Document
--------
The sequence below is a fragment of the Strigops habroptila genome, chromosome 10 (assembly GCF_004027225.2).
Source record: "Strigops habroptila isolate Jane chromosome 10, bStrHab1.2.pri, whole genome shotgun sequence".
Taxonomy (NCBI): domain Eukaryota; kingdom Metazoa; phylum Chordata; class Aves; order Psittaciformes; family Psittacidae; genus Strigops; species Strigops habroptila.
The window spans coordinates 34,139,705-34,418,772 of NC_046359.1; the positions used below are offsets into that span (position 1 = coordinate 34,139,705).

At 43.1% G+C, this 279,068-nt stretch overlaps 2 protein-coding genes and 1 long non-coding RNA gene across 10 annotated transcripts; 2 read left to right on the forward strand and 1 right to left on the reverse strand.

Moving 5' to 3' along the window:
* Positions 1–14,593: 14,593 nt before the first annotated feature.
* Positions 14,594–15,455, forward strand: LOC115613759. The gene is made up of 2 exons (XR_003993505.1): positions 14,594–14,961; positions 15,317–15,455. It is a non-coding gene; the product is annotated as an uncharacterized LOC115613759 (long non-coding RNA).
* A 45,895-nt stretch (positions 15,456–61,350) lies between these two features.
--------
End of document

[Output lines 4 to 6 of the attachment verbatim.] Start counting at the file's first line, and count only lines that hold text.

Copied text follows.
The window spans coordinates 34,139,705-34,418,772 of NC_046359.1; the positions used below are offsets into that span (position 1 = coordinate 34,139,705).

At 43.1% G+C, this 279,068-nt stretch overlaps 2 protein-coding genes and 1 long non-coding RNA gene across 10 annotated transcripts; 2 read left to right on the forward strand and 1 right to left on the reverse strand.

Moving 5' to 3' along the window: